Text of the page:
San Miguel board fires district manager

September 3, 2014
SMCSD Board President Richard Harrison

SMCSD Board President Richard Harrison

By KAREN VELIE

Three San Miguel Community Services District Board members voted Thursday to fire their district manager. The legality of which is questionable as the meeting was not on the agenda.

On Aug. 28 at 6 p.m., four board members, Connie Jarvis was absent, met in a special meeting for a six-month evaluation of District Manager Dan Gilmore. Without taking any action, the special meeting concluded so that the regular board meeting, also on the agenda, could begin.

After the regular meeting ended, board members Gib Buckman, John Green and Anthony Kalvans agreed to reopen the special meeting, an action that an attorney from the Paso Robles firm of Carmel and Naccasha approved. (Minutes of the meeting are not yet available and staff is unsure which attorney was present.)

However, District Board President Richard Harrison objected to reconvening the special meeting because it was not on the agenda and he questioned its legality.

“It was not agendized and I said I cannot partake of this suicide,” Harrison said. “It was not right. They are three maverick musketeers.”

After Harrison left, the three board members voted to fire Gilmore without cause. Gilmore, who was paid $72,000 a year, will receive a severance equal to three months’ pay and benefits.

Harrison said the primary reason for the termination was personality conflicts between Gilmore and several board members.

Nevertheless, the district is plagued with legal issues such as grievances filed between staff and board members, allegations of theft of gas from a district tank by an employee, and arguments over the legality of changing out water meters at a board members property.

At 3 p.m. on Wednesday, a special meeting is scheduled to discuss appointing an interim general manager and beginning the process of hiring a new general manager.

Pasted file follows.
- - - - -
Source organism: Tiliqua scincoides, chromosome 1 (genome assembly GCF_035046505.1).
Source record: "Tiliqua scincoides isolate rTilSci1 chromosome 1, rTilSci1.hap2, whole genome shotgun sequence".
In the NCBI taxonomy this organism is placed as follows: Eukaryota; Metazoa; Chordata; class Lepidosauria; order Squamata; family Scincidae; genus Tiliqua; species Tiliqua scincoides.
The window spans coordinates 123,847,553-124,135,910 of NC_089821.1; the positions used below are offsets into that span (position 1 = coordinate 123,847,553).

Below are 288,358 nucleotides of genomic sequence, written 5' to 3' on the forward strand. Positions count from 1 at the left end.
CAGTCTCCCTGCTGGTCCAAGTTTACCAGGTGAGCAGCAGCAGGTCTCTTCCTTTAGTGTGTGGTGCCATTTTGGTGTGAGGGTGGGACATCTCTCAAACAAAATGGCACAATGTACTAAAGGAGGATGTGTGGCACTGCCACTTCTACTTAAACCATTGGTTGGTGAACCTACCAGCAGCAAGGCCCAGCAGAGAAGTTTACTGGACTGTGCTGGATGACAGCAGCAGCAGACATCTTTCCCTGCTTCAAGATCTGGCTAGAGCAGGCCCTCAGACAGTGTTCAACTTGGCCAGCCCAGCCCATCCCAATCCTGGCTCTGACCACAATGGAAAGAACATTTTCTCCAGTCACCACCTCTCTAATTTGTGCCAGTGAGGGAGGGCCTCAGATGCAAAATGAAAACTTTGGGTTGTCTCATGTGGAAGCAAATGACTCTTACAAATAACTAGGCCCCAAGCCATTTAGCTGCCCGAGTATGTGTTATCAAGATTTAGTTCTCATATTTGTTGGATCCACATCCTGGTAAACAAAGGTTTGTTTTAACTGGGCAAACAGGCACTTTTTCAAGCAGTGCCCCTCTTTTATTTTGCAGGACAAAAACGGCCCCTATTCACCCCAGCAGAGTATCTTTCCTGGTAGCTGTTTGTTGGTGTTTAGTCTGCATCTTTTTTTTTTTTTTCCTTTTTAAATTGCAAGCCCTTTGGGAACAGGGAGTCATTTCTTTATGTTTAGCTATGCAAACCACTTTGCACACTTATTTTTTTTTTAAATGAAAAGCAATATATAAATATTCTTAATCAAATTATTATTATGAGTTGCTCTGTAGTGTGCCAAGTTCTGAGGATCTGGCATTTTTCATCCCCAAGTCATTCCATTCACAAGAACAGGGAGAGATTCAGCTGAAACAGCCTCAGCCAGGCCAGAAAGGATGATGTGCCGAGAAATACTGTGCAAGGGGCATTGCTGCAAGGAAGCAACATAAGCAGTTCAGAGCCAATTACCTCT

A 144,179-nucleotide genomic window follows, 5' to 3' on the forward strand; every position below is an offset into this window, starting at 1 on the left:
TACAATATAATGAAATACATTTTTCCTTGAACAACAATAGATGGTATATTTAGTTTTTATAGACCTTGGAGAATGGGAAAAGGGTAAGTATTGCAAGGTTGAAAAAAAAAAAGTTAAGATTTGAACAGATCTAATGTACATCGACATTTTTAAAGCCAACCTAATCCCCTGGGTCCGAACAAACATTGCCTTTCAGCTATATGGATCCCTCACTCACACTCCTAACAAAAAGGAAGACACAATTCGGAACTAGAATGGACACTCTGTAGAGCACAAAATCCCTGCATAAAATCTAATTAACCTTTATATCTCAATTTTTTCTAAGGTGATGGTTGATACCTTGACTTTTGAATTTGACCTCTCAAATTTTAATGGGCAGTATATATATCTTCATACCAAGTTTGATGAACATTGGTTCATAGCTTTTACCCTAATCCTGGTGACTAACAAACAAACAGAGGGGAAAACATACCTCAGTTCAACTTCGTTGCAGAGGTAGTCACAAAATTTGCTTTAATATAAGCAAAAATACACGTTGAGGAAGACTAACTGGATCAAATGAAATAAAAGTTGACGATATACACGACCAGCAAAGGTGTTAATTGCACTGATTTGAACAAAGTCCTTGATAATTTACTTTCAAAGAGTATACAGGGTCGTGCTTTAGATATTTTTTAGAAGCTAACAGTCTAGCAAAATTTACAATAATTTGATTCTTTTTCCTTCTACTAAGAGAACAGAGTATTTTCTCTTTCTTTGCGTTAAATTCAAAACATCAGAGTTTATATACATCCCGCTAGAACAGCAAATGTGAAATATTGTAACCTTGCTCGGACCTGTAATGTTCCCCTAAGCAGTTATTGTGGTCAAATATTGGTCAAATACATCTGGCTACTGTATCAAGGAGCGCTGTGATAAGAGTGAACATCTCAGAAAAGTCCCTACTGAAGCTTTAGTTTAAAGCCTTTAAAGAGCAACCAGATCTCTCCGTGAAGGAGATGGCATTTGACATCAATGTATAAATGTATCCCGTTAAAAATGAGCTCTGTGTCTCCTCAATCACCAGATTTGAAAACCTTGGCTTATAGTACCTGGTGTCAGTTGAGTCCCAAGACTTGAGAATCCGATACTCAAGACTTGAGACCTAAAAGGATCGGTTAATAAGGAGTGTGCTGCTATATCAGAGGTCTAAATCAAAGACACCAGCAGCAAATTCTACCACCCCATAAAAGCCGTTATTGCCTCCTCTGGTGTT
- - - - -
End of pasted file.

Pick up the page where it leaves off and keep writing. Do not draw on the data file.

27 Comments

  1. SLOBIRD says:

    Maybe your last sentence should read: Client control problems “because of” Carmel and Naccasha?

    Obviously, they have picked up hints or were briefed by John Seitz as how to just do what you want when you want to do it and don’t worry about the serfs!

    Like or Dislike: Thumb up 5 Thumb down 1

  2. As the world turns says:

    Carmel and Naccasha from Paso Robles? Thought they had office in San Luis Obispo. They are the attorneys for the Cambria CSD. The Cambria CSD Board is out of control also. Client control problems for Carmel and Naccasha?

    Like or Dislike: Thumb up 8 Thumb down 3

    • MaryMalone says:

      This is how the relationship between a government entity and its attorneys works:

      The folks who run the government entity (example: a board of directors or city council members) decide what they want to do and their attorneys find ways to keep them out of jail for doing it.

      The attorneys don’t give a rat’s a$$ about whether what the council members or board of directors want to do harms the people the government entity is supposed to be serving because the district or the city is the one contracting with the attorneys and signing the checks paying the attorneys for their services.